Thursday, March 28, 2013
Tuesday, March 26, 2013
Wednesday, March 20, 2013
FedEx's Third Quarter Profit Down More Than 30 Percent
JOC Staff | Mar 20, 2013 10:52AM EDT
FedEx today reported net income in the third quarter of fiscal year 2013, ending Feb. 28, 2013, totaled $361 million, dropping 31 percent from $521 million in the same quarter in the previous year.
The U.S. global courier delivery services company said profit was negatively impacted by an accelerating demand shift toward lower-yielding international services, lower international export yields and fewer operating days in each transportation segment, as well as business realignment costs totaling $47 million related to the company’s voluntary buyout program for eligible U.S. officers and managing directors.
“Our lower-than-expected results for the quarter and reduced full-year earnings outlook were driven by third quarter international revenue declining approximately $100 million versus our guidance, primarily due to accelerating customer preference for lower-yielding international services, lower rate per pound and weight per shipment,” said Alan B. Graf Jr., FedEx’s executive vice president and CFO, in a written statement.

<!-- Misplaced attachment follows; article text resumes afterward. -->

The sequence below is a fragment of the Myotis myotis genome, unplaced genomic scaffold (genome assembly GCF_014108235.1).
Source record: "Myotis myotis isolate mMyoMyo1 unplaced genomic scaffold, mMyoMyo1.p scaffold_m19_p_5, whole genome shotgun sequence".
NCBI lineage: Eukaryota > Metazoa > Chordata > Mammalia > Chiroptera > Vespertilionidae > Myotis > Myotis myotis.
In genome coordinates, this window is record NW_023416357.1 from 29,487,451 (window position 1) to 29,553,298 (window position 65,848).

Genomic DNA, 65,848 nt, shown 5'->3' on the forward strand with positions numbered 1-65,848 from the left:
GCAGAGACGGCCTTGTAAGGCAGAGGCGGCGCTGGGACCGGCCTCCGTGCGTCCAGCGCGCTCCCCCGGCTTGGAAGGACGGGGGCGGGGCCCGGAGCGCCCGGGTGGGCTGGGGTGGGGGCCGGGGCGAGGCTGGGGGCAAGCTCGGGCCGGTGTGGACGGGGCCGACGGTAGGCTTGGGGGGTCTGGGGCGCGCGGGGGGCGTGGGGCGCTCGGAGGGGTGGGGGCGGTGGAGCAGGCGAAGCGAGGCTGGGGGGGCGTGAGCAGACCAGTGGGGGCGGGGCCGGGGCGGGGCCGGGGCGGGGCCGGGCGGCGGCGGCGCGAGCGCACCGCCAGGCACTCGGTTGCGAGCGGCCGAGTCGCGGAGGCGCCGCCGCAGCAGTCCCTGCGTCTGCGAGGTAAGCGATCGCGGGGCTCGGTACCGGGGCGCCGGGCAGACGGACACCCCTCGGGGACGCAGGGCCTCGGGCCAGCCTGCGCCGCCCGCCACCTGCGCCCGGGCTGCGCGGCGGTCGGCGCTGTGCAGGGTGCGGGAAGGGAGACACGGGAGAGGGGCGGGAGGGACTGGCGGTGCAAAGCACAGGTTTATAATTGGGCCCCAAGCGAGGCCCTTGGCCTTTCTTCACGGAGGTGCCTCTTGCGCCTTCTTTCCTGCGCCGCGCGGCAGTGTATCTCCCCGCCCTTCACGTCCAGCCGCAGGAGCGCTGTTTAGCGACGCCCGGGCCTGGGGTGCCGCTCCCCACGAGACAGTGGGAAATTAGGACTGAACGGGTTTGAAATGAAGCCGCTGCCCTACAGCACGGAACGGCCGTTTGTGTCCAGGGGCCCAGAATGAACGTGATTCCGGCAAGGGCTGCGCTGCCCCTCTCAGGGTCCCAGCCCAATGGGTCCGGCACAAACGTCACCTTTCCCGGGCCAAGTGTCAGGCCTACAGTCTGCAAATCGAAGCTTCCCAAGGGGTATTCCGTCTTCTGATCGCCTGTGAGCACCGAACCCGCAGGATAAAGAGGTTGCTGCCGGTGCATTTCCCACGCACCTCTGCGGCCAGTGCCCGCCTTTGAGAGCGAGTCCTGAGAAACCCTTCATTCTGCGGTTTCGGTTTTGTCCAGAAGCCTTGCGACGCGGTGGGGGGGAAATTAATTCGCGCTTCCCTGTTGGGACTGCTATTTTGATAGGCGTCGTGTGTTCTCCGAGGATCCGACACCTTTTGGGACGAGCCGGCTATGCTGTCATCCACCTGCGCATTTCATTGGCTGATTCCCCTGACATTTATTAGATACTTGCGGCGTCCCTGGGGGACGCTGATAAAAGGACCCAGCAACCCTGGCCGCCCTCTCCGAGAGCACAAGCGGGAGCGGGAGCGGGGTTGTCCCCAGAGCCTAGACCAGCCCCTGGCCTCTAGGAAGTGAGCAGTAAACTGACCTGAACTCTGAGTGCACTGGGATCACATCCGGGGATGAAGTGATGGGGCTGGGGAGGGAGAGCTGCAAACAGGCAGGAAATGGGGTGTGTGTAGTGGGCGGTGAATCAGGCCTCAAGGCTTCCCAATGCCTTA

Meanwhile, total quarterly revenue was $11 billion, increasing 4 percent from $10.6 billion in the same quarter in fiscal year 2012. For the FedEx Express segment, revenue was $6.7 billion, up 2 percent from last year’s $6.5 billion. FedEx Ground reported revenue rose 11 percent from $2.5 billion to $2.8 billion. Revenue for the FedEx Freight division was $1.2 billion, relatively stable year-over-year.
Tuesday, March 19, 2013
Updated, 1:31 p.m. |
FedEx’s ground-carrier division will pay New York City $2.4 million to settle a claim that the shipping giant delivered untaxed cigarettes to consumers in New York, the city announced Friday.
From 2006 to 2009, the city said, FedEx Ground delivered about 160,000 cartons of cigarettes that New Yorkers had ordered from CigarettesDirect2U.com, a site based in Kentucky that was shut down in 2009 by the federal authorities for violating statutes on tobacco sales.